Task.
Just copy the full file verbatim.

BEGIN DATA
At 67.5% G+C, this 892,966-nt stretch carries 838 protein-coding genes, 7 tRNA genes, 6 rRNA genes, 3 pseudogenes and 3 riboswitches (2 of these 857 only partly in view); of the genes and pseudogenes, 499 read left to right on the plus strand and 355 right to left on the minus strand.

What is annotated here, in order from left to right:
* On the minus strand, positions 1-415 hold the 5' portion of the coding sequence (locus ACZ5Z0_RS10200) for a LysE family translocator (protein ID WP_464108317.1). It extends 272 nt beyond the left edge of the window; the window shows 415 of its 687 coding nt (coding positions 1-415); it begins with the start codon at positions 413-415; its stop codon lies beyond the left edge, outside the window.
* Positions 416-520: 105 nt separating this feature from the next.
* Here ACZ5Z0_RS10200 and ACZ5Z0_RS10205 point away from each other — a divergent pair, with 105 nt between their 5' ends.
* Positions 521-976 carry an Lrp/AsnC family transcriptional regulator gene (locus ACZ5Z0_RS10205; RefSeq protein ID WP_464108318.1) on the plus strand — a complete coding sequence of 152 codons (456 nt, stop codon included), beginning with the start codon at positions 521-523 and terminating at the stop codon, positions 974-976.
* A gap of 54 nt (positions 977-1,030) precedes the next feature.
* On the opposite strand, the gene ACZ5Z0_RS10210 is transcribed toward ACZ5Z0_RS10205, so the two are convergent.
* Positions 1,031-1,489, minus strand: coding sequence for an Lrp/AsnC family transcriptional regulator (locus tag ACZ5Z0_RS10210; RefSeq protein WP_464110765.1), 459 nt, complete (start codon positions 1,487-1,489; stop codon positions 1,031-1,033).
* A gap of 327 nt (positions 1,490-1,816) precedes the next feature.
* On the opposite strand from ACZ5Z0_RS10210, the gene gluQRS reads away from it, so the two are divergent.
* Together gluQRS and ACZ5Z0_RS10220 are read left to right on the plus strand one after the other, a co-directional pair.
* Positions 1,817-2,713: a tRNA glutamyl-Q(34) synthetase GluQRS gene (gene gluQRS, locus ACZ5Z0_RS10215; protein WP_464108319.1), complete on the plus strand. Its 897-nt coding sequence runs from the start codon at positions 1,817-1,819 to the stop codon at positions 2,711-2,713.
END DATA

At 67.5% G+C, this 892,966-nt stretch carries 838 protein-coding genes, 7 tRNA genes, 6 rRNA genes, 3 pseudogenes and 3 riboswitches (2 of these 857 only partly in view); of the genes and pseudogenes, 499 read left to right on the plus strand and 355 right to left on the minus strand.

What is annotated here, in order from left to right:
* On the minus strand, positions 1-415 hold the 5' portion of the coding sequence (locus ACZ5Z0_RS10200) for a LysE family translocator (protein ID WP_464108317.1). It extends 272 nt beyond the left edge of the window; the window shows 415 of its 687 coding nt (coding positions 1-415); it begins with the start codon at positions 413-415; its stop codon lies beyond the left edge, outside the window.
* Positions 416-520: 105 nt separating this feature from the next.
* Here ACZ5Z0_RS10200 and ACZ5Z0_RS10205 point away from each other — a divergent pair, with 105 nt between their 5' ends.
* Positions 521-976 carry an Lrp/AsnC family transcriptional regulator gene (locus ACZ5Z0_RS10205; RefSeq protein ID WP_464108318.1) on the plus strand — a complete coding sequence of 152 codons (456 nt, stop codon included), beginning with the start codon at positions 521-523 and terminating at the stop codon, positions 974-976.
* A gap of 54 nt (positions 977-1,030) precedes the next feature.
* On the opposite strand, the gene ACZ5Z0_RS10210 is transcribed toward ACZ5Z0_RS10205, so the two are convergent.
* Positions 1,031-1,489, minus strand: coding sequence for an Lrp/AsnC family transcriptional regulator (locus tag ACZ5Z0_RS10210; RefSeq protein WP_464110765.1), 459 nt, complete (start codon positions 1,487-1,489; stop codon positions 1,031-1,033).
* A gap of 327 nt (positions 1,490-1,816) precedes the next feature.
* On the opposite strand from ACZ5Z0_RS10210, the gene gluQRS reads away from it, so the two are divergent.
* Together gluQRS and ACZ5Z0_RS10220 are read left to right on the plus strand one after the other, a co-directional pair.
* Positions 1,817-2,713: a tRNA glutamyl-Q(34) synthetase GluQRS gene (gene gluQRS, locus ACZ5Z0_RS10215; protein WP_464108319.1), complete on the plus strand. Its 897-nt coding sequence runs from the start codon at positions 1,817-1,819 to the stop codon at positions 2,711-2,713.